In business, a decision based on incorrect information can have far-reaching consequences. This isn’t breaking news, of course, but consider: A recent Autodesk study on the repercussions of data errors in the construction industry shows that in a single year, "bad data may have caused $1.8 trillion in losses worldwide and may be responsible for 14% of avoidable rework, which amounts to $88 billion in costs."
With the market under more pressure than ever to deliver projects on time and on budget, the degree of financial loss is a stark reminder of the importance of up-to-date and accurate content. Good data is the essential information used by building information modeling (BIM) engineers to ensure that the virtual objects in a model behave just as they would in the real world. Bad content is like a malignancy: It spreads throughout an organization and infects all business processes that rely on accurate information. How can we plan, model, estimate, or fabricate if we aren’t certain that our foundation is solid?
The ability to utilize up-to-date content throughout the construction process is no longer a luxury; it has become a requisite and primary source of competitive advantage. When engineers and contractors utilize data content that is managed externally, they can focus on what they're good at — construction design and implementation.
Trimble’s RFA package for Revit includes content from more than 630 manufacturers and millions of brand and part-specific MEP objects, all updated throughout the year to ensure only current and purchasable objects.
Bad content, bad outcomes
Operating with bad content [read: garbage in] poses a significant risk that garbage will be the outcome. How a business leverages BIM content is directly correlated to the quality of its estimates, decision making, digital workflows, and project management capabilities.
Bad content is:
Inaccurate: Content was collected, but errors occurred along the way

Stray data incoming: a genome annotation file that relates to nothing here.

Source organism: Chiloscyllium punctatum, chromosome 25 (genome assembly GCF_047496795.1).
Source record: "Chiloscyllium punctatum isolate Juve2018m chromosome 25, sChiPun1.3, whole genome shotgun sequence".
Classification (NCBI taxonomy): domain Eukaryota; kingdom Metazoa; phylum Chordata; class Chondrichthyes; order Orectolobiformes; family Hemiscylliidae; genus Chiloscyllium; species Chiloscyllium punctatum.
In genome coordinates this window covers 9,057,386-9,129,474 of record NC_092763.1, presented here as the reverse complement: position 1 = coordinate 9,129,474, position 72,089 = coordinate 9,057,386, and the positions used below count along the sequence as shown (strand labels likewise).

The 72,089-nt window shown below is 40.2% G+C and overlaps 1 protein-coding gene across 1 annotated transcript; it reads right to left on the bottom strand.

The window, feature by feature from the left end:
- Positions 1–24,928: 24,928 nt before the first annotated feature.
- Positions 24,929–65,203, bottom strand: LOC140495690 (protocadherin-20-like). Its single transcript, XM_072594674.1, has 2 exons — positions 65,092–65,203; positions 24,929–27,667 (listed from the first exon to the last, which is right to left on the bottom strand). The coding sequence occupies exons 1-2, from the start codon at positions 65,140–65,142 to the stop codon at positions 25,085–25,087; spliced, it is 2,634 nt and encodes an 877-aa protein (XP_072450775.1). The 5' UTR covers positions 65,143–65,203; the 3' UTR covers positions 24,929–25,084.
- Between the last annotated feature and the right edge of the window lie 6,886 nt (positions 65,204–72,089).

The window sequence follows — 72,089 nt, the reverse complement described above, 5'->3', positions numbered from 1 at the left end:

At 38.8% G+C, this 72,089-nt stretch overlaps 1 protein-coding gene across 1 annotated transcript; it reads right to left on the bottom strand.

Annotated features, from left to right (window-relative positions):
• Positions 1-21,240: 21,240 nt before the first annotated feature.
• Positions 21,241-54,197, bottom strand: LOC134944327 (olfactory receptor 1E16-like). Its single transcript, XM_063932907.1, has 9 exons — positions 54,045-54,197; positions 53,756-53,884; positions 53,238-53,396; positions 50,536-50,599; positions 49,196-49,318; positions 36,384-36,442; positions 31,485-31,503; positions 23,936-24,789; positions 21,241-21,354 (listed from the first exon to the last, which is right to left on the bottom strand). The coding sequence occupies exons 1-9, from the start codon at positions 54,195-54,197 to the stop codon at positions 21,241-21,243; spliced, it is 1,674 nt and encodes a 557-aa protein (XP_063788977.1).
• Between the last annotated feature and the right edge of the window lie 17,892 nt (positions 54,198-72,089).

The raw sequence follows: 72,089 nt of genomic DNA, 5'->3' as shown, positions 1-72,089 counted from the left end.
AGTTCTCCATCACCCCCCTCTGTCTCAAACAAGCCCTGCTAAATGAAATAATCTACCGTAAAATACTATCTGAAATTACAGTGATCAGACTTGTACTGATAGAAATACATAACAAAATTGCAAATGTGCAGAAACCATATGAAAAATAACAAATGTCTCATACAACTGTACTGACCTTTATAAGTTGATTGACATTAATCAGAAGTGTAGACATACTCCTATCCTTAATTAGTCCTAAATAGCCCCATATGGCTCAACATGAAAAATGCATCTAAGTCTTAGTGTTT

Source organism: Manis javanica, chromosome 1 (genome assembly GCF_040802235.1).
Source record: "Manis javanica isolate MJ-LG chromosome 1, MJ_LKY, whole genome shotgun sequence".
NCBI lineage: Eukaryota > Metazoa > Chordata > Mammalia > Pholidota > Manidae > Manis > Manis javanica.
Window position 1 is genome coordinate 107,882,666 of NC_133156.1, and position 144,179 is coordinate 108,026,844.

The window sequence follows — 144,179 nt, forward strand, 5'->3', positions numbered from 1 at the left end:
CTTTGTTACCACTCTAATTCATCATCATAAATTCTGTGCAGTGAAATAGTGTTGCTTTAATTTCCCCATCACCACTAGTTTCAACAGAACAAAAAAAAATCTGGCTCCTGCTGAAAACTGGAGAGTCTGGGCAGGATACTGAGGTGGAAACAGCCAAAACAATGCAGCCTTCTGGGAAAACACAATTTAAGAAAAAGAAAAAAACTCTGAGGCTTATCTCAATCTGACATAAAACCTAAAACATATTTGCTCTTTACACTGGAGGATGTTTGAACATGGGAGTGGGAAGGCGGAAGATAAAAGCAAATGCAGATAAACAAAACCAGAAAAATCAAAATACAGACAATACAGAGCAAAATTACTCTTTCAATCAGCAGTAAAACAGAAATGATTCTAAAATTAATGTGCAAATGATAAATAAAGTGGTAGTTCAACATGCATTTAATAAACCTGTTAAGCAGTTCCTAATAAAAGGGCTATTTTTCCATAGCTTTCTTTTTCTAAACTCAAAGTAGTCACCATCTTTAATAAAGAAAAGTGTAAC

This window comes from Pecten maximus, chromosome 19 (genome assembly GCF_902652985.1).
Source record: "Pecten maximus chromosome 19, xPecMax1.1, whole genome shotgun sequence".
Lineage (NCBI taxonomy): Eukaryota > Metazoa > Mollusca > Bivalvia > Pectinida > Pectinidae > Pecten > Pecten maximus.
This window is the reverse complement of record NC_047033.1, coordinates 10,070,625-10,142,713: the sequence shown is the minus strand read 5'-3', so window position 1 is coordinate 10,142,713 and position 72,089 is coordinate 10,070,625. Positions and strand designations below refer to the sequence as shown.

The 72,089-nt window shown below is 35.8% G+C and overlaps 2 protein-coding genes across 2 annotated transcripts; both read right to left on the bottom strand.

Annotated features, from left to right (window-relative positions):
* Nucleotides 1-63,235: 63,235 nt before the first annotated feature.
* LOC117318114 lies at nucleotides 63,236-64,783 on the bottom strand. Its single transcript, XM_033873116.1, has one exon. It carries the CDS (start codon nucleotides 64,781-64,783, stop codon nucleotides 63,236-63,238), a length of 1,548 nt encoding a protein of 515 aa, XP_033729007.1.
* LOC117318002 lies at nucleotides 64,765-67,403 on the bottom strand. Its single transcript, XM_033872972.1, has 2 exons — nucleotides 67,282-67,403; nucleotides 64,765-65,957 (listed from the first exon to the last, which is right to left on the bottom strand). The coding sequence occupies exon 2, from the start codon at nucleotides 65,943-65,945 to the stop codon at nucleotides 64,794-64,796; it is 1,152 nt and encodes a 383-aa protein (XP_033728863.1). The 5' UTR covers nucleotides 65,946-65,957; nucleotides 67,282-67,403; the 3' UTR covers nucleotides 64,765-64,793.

Outdated: Content is now obsolete
Incomplete: Important content is absent
Irrelevant: Content cannot be used for its intended purpose
Redundant: Duplications are introduced and muddle the model
Can organizations afford to ignore these problems? The industry is competitive; shortfalls in BIM processes and outcomes make the difference between profit and loss.
A recent study by Dodge Data & Analytics found that for contractors, critical benefits — including improved client satisfaction and design quality, risk reduction through increased stakeholder buy-in, reduced errors and rework, and additional meaningful sustainability and operational efficiency benefits — are experienced to a much greater extent by those who implement precise BIM.
Businesses with precise and accurate BIM capabilities also experience improved win rates and an increased percentage of successful projects, a reduced number of issues onsite and defects at handover, as well as many other cost control, schedule, and safety benefits.
Furthermore, BIM issues caused by bad content can also damage a company’s reputation. For example, say a BIM detailer puts the wrong size fitting into their model because they don’t have access to the correct one. The error is only realized on-site and results in delays that domino outward. This is a bad look and the effect of a poor reputation is long-lasting — it takes 40 positive customer experiences to undo the damage done by a single negative assessment.
The Revit family (.rfa) representation of Zurn Siphon Jet Carrier Assembly
Design more, manage less